Europe and Central Asia

BirdLife Europe & Central Asia - Press release 4 December 2017

High time to include the American Mink on the Invasive Alien Species (IAS) list

On 5 December 2017, EU Member States will meet in the ‘IAS Committee’ for initial discussions on whether to include American Mink, one of the world’s most dangerous invasive alien species, among other species, on the EU’s “List of Invasive Alien Species of Union Concern”. Academics to NGOs, including BirdLife Europe, call on the IAS committee to include the American Mink on the IAS list – since it’s the invasive mammal species with the highest impact on native fauna in Europe, negatively affecting at least 47 native species.

Alien species are animals and plants that do not naturally occur in Europe and could never naturally make their way to Europe. They have been introduced here, either deliberately or accidentally, by humans. Most alien species are harmless. However, a significant minority cause great damage to our economy and environment. These are known as invasive alien species (IAS). Hundreds of invasive alien species are already in the EU. They cost the EU’s economy €12.5 billion annually through impacts on public health and a variety of economic sectors from hydro-electricity to agriculture. Invasive alien species also have devastating impacts on native flora and fauna. Not only do IAS compete with native species for food, they also compete for living space, spread disease and, in many cases, eat our native species. Across the EU, IAS are the third greatest driver of extinction. Unfortunately, climate change will only increase the negative impact of these invaders.

Once they reach Europe, IAS easily cross borders. Therefore, the only way to tackle the IAS threat is through coordinated pan-EU action. This is why the EU’s Invasive Alien Species Regulation is so widely respected, as it tackles the problem at a continental rather than a national scale. At the core of the Regulation is the “List of Invasive Alien Species of Union concern”. This is a list of the most dangerous IAS. Once a species is included on the list, it is banned from the EU in all but the most exceptional circumstances.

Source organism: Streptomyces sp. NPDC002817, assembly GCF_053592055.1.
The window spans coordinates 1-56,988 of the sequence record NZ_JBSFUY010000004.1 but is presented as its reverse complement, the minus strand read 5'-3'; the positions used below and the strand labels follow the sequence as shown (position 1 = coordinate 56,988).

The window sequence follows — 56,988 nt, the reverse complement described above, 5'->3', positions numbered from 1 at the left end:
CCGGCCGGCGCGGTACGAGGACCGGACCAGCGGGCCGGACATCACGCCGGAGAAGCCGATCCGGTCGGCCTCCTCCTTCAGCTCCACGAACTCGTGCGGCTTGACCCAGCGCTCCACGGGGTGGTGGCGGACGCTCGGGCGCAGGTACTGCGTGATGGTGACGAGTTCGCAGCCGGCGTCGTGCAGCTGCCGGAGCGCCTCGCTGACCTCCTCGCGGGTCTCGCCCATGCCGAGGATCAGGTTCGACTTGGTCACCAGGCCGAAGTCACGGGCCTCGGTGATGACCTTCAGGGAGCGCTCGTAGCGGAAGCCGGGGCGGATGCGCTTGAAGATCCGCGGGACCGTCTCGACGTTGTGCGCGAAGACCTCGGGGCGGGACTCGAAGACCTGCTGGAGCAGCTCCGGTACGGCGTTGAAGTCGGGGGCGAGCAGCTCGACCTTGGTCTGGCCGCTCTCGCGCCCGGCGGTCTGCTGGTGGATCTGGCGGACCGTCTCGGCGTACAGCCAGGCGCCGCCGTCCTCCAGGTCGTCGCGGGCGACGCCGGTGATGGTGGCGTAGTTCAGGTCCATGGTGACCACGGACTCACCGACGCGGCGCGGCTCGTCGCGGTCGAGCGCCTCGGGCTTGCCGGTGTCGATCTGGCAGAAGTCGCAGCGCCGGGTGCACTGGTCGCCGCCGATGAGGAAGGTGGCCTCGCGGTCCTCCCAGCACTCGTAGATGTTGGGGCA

The evidence for the negative impacts of American Mink and the need for EU-wide action are overwhelming and that is why the American Mink needs to immediately be included in the IAS list. Some EU Member States are concerned that the inclusion of American Mink on the IAS List may threaten the mink fur-farming industry within their own countries. However under Article 9 of the IAS Regulation, there is a clear option for mink fur farming to continue throughout the EU. Albeit, under a biosecurity regime that is both stricter than now and unified across the EU. Such an improved biosecurity regime would ensure mink farms have appropriate and effective measures in place to minimise the risk of escapes, to swiftly detect escapes when they occur, and to manage any mink populations that exist in the wild.

Danny Heptinstall, Policy Officer, BirdLife Europe & Central Asia stated: “It’s high time to include the American Mink on the Invasive Alien Species (IAS) list – it is one of the world’s most dangerous invasive alien species. This would be a “win-win” scenario for nature, EU member states and the mink fur-farming industry.

Under Article 9 of the IAS Regulation, there is clear option for mink fur farming to still continue throughout the EU. However, the new regulations will mean that the threat to biodiversity from American mink fur-farming will be much reduced.

Also member states don’t need to be concerned that the IAS Regulation’s requirement will place a significant financial burden on them. The Regulation is not obliging Member States to immediately take a series of costly actions to eliminate the species from their territory. Rather, the Regulation obliges Member States to take a strategic view on how to most efficiently manage American mink so that the threat they pose to nature is reduced. It recognizes that eradication is a long-term aspiration and efforts should be more targeted in the short- and medium-term.” ENDS

For further information, please contact:
Danny Heptinstall, Policy Officer, BirdLife Europe & Central Asia
Danny.Heptinstall@rspb.org.uk
Mobile: +44 (0) 7711 435 791

Notes:
[1] List of Invasive Alien Species of Union concern http://ec.europa.eu/environment/nature/invasivealien/list/index_en.htm 

[2] NEOBIOTA RESOLUTION ON THE EU INVASIVE ALIEN SPECIES REGULATION: The Time for Action is NOW! http://www.neobiota2016.org/resolution-neobiota-2016.pdf

[3] EU Regulation 1143/2014 on Invasive Alien Species
http://ec.europa.eu/environment/nature/invasivealien/index_en.htm
 


 

Stichting BirdLife Europe gratefully acknowledges financial support from the European Commission. All content and opinions expressed on these pages are solely those of Stichting BirdLife Europe.